“Animals and other non-human species react to situations according to their instincts. Lions don’t decide to become vegetarian on ethical grounds, and cows don’t become carnivores. Essentially, beings other than humans are driven to satisfy their needs of eating, sleeping, mating and defending according to the instincts of their species. A human being is entrusted with a priceless gift, which can be utilized for creating the most profound benefits or the worst disasters. That gift is free will.
“But with the blessing of free will comes a price, namely responsibility. We can choose to be a saint or a criminal or anything in between, and we are responsible for the consequences of those choices.”
“You’re talking about karma,” Dorothy said. I was surprised by her knowledge of the word. “I’ve never really understood that idea,” she said.
I explained that karma is a natural law, like gravity, which acts irrespective of whether we believe in it or not. As ye sow, says the Bible, so shall ye reap. Or as they say back in Chicago where I come from, what goes around comes around. If I cause pain to others, a corresponding pain will come back to me in due course. If I show compassion to others, good fortune will come my way. Dorothy didn’t seem encouraged, and I began to feel like I had taken the conversation in the wrong direction.
“That sounds like a justification for becoming callous and judgmental about suffering,” she said. And she was making a good point. Sadly, I had witnessed within myself as well as in others a tendency to do just that.
“Dorothy,” I said, “the devotional tradition in India teaches that karma and other mysteries are not intended to discourage us into thinking we are helpless victims of a cold and cruel universe. Rather, we should feel encouraged to take responsibility for the choices we make knowing that how we live can make a difference. For myself, I have discovered that spiritual truths lead me to the joys of compassion and devotion, starting first of all with myself. Charity begins at home. Once I can forgive myself for not being perfect, then I can begin to look upon others with similar compassion. Bhakti has taught me that we are all related, in our happiness and our distress.”
“So just what am I supposed to take away from that?” Dorothy asked. “If everything that has happened to me is my fault, my karma, I don’t see how I can avoid drowning myself in guilt.”
Dorothy was emotionally starved and I felt that meeting her was a test of my own spiritual realization. “Instead of drowning yourself in guilt, you have a precious opportunity to bathe in grace. The philosophy of karma is meant to lift us up and encourage us to make the right choices in both joy and suffering. Depression impedes our progress. In whatever situation we find ourselves we have the opportunity to transform how we see that situation. Devotional life doesn’t make every crisis disappear, but it can help us to see crises with new eyes, and often that deeper vision leads to a more content frame of mind. I’ve been practicing that for many years, and I know it has helped me to see the hand of God in all things…”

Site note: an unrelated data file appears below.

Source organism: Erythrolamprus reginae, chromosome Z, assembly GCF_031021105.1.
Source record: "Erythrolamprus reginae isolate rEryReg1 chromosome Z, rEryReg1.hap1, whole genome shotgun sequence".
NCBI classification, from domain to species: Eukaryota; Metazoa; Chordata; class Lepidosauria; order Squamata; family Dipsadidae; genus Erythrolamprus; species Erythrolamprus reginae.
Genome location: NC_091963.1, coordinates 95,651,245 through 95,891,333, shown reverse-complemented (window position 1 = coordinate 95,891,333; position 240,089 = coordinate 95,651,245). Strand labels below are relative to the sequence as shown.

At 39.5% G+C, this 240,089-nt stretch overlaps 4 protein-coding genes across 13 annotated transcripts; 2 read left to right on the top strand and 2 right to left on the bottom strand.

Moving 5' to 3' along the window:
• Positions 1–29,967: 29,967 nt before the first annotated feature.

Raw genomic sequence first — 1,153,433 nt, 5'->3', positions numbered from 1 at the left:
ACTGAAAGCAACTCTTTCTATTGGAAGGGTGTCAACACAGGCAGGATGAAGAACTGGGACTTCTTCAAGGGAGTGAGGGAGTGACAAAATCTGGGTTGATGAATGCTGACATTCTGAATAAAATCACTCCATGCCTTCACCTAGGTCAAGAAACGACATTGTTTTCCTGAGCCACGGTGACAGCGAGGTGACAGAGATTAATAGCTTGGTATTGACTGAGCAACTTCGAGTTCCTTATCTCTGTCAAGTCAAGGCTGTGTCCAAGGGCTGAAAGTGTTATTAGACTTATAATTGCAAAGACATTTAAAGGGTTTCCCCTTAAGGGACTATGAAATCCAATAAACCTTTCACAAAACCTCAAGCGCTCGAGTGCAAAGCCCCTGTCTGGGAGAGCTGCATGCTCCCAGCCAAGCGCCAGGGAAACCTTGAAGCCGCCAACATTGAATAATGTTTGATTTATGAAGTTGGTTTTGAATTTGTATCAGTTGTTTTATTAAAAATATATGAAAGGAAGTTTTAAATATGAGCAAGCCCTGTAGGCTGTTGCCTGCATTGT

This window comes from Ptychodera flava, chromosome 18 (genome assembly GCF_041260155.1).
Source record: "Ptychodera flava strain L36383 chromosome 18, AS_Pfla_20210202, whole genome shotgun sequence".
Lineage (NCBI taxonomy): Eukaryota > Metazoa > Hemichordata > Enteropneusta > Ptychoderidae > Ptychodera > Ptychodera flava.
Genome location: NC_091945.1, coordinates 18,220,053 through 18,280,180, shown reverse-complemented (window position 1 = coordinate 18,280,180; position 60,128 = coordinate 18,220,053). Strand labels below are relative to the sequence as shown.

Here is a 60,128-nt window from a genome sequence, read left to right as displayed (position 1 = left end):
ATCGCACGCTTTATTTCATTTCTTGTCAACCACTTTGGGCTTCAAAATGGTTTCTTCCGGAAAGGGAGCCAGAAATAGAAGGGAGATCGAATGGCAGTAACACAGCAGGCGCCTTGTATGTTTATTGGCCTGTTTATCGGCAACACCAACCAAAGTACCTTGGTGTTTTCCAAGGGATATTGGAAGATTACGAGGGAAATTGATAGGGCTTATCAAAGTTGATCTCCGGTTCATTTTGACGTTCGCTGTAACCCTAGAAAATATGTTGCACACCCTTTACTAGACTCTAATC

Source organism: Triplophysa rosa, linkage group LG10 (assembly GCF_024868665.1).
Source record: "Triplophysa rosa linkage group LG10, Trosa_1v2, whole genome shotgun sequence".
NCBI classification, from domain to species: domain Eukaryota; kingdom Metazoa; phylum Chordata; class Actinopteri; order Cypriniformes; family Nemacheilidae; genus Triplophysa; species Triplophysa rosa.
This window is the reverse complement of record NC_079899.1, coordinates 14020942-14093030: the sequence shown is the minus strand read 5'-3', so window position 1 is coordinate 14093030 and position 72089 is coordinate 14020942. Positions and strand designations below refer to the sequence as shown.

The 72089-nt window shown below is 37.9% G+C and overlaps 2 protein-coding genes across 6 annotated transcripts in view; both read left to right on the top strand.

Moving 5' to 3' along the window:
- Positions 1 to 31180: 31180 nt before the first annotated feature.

“Swami, don’t give me any religious dogma. I had enough of that as a kid. In church they taught us that the good go to heaven and the bad go to hell. The last thing I need is more of that. Tell me what is really in your heart.”
She was doing a good job getting me to explain things that can’t be physically seen such as the soul, the law of karma, and reincarnation.
“Tragedies in this life can sometimes be attributed to things done in previous lives. Because the soul is eternal, we carry those consequences from this life to the next.” That really got Dorothy angry.
“It shouldn’t matter what we did in some other life. Why should we believe that God is merciful when we see in this life that good people suffer and wicked people prosper?”
“Years ago,” I said, “an old recluse in the Himalayas shared with me an interesting analogy. It is quite simple but it sheds some light on the subject.” Mentioning that I had spent time in the Himalayas must have captured her fancy because for the first time I noted the trace of a smile on Dorothy’s lips.
“The yogi gave the analogy of a farmer who puts excellent grains into his silo but then adds rotten grains on top. The silo empties out from the bottom, so when the farmer goes to sell his grains the healthy grains come out first and for a while he wallows in prosperity. But with time his prosperity will end and poverty awaits him.